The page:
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Violinist Ezinma Shares How She Found Purpose In Music

At face value, one might not think the classical composer Bach and the rapper Future could occupy the same space. However, classically trained violinist Meredith Ezinma Ramsay (also known as just Ezinma or “Classical Bae”) proved that it's a magical combination when she responded to the viral #MaskOffChallenge on Instagram in 2017 with a violin rendition of the rapper’s hit song.



“I was practicing a piece written by Bach,” the violinist tells XoNecole. “I just sort of had this idea: ‘What if I just sort of looped it?’” By looping, or continuously repeating, the classical piece with the “Mask Off” melody, Ezinma said that for the first time she created something that felt true to herself. She posted the video of her performing her classical rendition to Instagram “on a whim,” and not long after, the video took on a life of its own.

“[The video] just went viral, like crazy viral. I woke up the next day to 22,000 followers. I had two hundred the day before,” Ezinma recounts.

For the violinist, her interest in the violin began at just the age of four years old. “At the school I went to, they had a very small violin program. And just because I saw these kids with violins, I begged my parents if I could play,” she says. It took a bit of convincing for her parents to finally rent her a tiny violin, but once they gave in, Ezinma says that she was a natural at playing the instrument.

Her love for violins led Ezinma all the way to New York after she finished her undergraduate degree at the University of Nebraska where she studied both science and the violin. “[New York is] such a fertile ground as a creative person, especially as a musician, because there are so many genres everywhere,” she says. “You walk down the street, you hear jazz, or you see a hip hop club or a classical concert. So I was really in heaven.”

Not long after moving to New York, she received a phone call that changed her life while at the gym. “I was living in Harlem at the time and I get this call from this contractor in New York City. And she was like: ‘Hey, can you be at Central Park in 30 minutes? There’s a gig with Stevie Wonder. We're going to do a quick soundcheck. We need a violinist,’ for whatever reason, so-and-so fell through.” Ezinma recalls.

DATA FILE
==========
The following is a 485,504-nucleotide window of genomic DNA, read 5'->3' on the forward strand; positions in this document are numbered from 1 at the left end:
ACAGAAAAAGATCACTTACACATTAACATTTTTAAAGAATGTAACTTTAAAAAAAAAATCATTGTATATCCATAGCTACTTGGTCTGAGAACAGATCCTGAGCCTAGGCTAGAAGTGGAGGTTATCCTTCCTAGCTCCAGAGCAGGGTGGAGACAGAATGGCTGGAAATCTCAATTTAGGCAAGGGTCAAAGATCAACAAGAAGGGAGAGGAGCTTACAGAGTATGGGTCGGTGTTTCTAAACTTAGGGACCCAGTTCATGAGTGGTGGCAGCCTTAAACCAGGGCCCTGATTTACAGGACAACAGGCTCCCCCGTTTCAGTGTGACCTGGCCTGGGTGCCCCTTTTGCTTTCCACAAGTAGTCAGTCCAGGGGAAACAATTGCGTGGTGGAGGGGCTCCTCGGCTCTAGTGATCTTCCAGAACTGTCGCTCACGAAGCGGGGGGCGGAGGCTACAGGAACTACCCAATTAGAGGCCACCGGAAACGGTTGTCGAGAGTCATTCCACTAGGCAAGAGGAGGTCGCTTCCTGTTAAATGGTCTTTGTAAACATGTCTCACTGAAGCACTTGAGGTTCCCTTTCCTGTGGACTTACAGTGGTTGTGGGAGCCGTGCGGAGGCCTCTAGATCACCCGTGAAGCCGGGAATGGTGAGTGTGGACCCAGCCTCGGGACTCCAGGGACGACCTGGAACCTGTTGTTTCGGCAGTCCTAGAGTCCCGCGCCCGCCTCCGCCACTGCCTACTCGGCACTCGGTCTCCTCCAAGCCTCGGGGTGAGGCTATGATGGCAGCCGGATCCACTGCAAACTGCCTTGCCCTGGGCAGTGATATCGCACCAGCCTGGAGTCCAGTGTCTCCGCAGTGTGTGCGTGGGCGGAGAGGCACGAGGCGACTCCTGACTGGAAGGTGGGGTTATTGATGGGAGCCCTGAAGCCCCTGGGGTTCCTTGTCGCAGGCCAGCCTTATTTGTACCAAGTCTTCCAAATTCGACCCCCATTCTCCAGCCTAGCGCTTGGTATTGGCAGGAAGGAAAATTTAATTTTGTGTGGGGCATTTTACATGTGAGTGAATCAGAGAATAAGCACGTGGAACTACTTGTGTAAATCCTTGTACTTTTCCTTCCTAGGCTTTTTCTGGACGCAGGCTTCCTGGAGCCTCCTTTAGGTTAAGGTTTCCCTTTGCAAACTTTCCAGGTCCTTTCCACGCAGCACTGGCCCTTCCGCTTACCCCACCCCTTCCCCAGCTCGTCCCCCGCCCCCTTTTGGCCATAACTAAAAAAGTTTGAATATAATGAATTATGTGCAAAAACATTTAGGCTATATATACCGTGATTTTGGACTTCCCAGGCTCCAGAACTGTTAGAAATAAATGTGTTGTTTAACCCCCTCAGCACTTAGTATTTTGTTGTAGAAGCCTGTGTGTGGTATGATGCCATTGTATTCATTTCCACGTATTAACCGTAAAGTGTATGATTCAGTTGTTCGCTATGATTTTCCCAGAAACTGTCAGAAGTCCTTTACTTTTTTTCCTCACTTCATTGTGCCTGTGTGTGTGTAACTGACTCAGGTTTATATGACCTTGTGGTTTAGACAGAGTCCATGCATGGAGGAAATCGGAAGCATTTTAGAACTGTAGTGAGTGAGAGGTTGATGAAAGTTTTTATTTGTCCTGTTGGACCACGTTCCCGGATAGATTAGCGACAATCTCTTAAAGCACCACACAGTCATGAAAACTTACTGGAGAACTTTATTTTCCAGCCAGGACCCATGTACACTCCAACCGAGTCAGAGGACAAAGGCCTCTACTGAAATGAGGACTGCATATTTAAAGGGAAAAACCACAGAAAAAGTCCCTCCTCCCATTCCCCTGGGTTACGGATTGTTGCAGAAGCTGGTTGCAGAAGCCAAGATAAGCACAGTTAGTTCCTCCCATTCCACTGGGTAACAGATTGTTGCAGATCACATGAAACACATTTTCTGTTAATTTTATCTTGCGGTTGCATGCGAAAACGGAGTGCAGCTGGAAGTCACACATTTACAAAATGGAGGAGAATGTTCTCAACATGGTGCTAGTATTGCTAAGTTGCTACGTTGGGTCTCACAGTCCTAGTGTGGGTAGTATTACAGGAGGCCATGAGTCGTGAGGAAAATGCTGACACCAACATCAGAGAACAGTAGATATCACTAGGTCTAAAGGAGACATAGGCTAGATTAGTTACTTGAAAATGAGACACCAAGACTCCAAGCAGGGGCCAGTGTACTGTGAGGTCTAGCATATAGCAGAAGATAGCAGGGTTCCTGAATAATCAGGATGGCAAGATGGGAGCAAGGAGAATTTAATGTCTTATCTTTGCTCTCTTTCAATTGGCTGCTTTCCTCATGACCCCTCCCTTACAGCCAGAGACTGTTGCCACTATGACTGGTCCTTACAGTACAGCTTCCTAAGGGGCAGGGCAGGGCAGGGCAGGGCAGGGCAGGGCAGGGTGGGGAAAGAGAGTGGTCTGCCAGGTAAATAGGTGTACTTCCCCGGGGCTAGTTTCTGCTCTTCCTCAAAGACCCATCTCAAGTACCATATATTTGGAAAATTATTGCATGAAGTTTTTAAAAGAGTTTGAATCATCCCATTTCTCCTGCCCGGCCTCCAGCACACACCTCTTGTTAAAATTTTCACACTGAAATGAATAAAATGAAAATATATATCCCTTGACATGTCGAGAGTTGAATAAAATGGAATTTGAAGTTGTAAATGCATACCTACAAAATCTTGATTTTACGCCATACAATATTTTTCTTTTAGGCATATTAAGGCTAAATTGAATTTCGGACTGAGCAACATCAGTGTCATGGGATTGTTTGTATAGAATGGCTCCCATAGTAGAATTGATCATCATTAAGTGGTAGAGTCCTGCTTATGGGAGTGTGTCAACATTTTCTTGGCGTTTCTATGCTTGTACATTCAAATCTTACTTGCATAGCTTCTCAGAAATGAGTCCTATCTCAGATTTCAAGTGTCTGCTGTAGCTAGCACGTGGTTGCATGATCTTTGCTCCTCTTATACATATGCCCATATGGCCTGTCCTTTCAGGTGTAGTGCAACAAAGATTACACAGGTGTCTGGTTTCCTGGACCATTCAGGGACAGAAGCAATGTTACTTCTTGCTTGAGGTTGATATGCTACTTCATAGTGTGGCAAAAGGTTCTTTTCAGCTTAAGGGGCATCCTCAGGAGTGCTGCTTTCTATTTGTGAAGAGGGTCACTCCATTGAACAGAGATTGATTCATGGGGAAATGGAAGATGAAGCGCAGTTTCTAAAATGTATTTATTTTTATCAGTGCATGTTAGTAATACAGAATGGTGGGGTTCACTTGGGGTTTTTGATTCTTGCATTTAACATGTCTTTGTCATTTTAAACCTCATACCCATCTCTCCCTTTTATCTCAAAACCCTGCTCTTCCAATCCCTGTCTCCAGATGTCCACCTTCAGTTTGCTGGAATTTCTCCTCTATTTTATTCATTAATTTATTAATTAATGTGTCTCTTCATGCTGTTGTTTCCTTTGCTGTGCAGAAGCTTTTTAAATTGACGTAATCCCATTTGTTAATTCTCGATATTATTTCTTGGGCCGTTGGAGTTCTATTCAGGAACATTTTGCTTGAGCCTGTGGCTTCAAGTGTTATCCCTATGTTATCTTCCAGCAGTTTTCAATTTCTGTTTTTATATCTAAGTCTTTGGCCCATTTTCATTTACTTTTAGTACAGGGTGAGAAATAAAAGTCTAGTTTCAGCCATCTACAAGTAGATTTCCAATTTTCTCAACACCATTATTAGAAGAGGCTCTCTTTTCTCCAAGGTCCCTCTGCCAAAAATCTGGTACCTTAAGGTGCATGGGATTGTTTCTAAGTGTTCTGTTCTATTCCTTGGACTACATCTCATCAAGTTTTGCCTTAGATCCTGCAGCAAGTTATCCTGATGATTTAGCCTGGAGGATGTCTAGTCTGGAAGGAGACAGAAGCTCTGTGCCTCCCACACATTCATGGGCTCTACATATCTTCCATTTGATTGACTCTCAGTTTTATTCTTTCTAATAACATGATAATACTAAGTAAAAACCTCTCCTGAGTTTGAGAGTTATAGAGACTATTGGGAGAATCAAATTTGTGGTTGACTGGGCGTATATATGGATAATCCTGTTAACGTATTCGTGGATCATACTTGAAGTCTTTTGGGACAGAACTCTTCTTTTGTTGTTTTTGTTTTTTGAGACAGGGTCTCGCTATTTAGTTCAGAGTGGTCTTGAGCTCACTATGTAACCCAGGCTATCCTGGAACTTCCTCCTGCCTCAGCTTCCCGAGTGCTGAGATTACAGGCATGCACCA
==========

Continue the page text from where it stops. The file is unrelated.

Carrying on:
“There was no sheet music. There was hardly [any] rehearsal. It was just really being up there and jamming," she says. "And it was, I think for me, such a pivotal moment because it was super early on in my career. And when you show up for yourself and you see just how capable you are, it kind of empowers [you.]”

The experience of playing with the legendary musical genius who Ezinma says is her “favorite artist of all time,” reminded her of the old industry adage: “when you get the call, you better be ready.”

Another lesson Ezinma learned came after she toured with Queen Bey for years. Ezinma performed with Beyoncé and Jay-Z during the On The Run 2 tour, as well as Beyoncé’s iconic Coachella performance, Beychella, which became the Netflix documentary Homecoming. Still, Ezinma said in a 2020 interview that there was a part of her that felt unfulfilled, even after having achieved such an illustrious milestone in her career. “For me, purpose is very closely aligned with service,” she tells me after I ask her if she still feels that way now that more time has passed. “Success is great and awesome and it's wonderful, right? But, for me personally, just sort of doing things without getting to connect, especially with kids, it feels like I'm missing out on a really important part of the puzzle.”

Born in Lincoln, Nebraska, Ezinma was 13 years old and had been playing violin for nearly 10 years before she'd ever met another Black string musician. Now, she’s making it her mission to help more kids of color have access to string instruments and lessons.Recently, Ezinma founded the non-profit Strings by Heart which aims to bring classical music to underprivileged communities through education. “There's this really sobering statistic…that less than 4% of people in orchestras are Black or brown,” Ezinma says. “And when I saw that number – and also just based on my experience – it was like, gosh, how do we improve this?”

While going on a tour of schools in Harlem and the Bronx, she says that so many of the kids she met were natural when given an instrument. It’s reminiscent of her own early connection with the violin when she recalls how she doesn’t think she would’ve ever played the instrument if she had never seen those kids at her school playing the violin. “So much of what we do is because of what we're exposed to,” says Ezinma. “It's not because of a lack of talent among Black and brown people. It's really about a lack of opportunity.”

As for her own future, Ezinma hopes to broaden her musical talents onto the big screen. “I did my first project as a film composer maybe six years ago,” she tells me. “And I really, really loved it!” At the beginning of the pandemic Ezinma says that she decided to go back to school at Berklee College of Music in Boston, Massachusetts to pursue a degree in film scoring. “I live and breathe music and that could either be on the violin, that can be on stage, that can be teaching, that can be film scoring. I really see it all as one.”

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